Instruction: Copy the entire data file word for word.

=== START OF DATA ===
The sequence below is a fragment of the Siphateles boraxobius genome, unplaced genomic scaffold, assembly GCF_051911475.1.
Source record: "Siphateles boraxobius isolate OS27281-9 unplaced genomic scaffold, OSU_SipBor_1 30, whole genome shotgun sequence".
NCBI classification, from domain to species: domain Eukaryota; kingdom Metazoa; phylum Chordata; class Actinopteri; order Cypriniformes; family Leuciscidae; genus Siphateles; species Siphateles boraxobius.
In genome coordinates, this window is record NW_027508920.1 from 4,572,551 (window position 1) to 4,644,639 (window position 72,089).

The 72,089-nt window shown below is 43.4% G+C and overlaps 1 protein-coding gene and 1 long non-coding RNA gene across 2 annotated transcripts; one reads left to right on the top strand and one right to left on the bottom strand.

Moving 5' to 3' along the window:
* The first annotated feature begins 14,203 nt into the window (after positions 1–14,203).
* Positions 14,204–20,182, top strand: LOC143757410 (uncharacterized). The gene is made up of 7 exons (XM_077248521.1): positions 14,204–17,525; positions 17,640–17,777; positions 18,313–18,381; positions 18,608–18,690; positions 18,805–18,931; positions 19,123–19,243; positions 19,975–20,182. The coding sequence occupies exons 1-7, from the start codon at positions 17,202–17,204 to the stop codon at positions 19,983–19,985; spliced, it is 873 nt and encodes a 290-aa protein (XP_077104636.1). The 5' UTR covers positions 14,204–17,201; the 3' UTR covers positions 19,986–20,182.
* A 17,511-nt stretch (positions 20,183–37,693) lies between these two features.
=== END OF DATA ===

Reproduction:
The sequence below is a fragment of the Siphateles boraxobius genome, unplaced genomic scaffold, assembly GCF_051911475.1.
Source record: "Siphateles boraxobius isolate OS27281-9 unplaced genomic scaffold, OSU_SipBor_1 30, whole genome shotgun sequence".
NCBI classification, from domain to species: domain Eukaryota; kingdom Metazoa; phylum Chordata; class Actinopteri; order Cypriniformes; family Leuciscidae; genus Siphateles; species Siphateles boraxobius.
In genome coordinates, this window is record NW_027508920.1 from 4,572,551 (window position 1) to 4,644,639 (window position 72,089).

The 72,089-nt window shown below is 43.4% G+C and overlaps 1 protein-coding gene and 1 long non-coding RNA gene across 2 annotated transcripts; one reads left to right on the top strand and one right to left on the bottom strand.

Moving 5' to 3' along the window:
* The first annotated feature begins 14,203 nt into the window (after positions 1–14,203).
* Positions 14,204–20,182, top strand: LOC143757410 (uncharacterized). The gene is made up of 7 exons (XM_077248521.1): positions 14,204–17,525; positions 17,640–17,777; positions 18,313–18,381; positions 18,608–18,690; positions 18,805–18,931; positions 19,123–19,243; positions 19,975–20,182. The coding sequence occupies exons 1-7, from the start codon at positions 17,202–17,204 to the stop codon at positions 19,983–19,985; spliced, it is 873 nt and encodes a 290-aa protein (XP_077104636.1). The 5' UTR covers positions 14,204–17,201; the 3' UTR covers positions 19,986–20,182.
* A 17,511-nt stretch (positions 20,183–37,693) lies between these two features.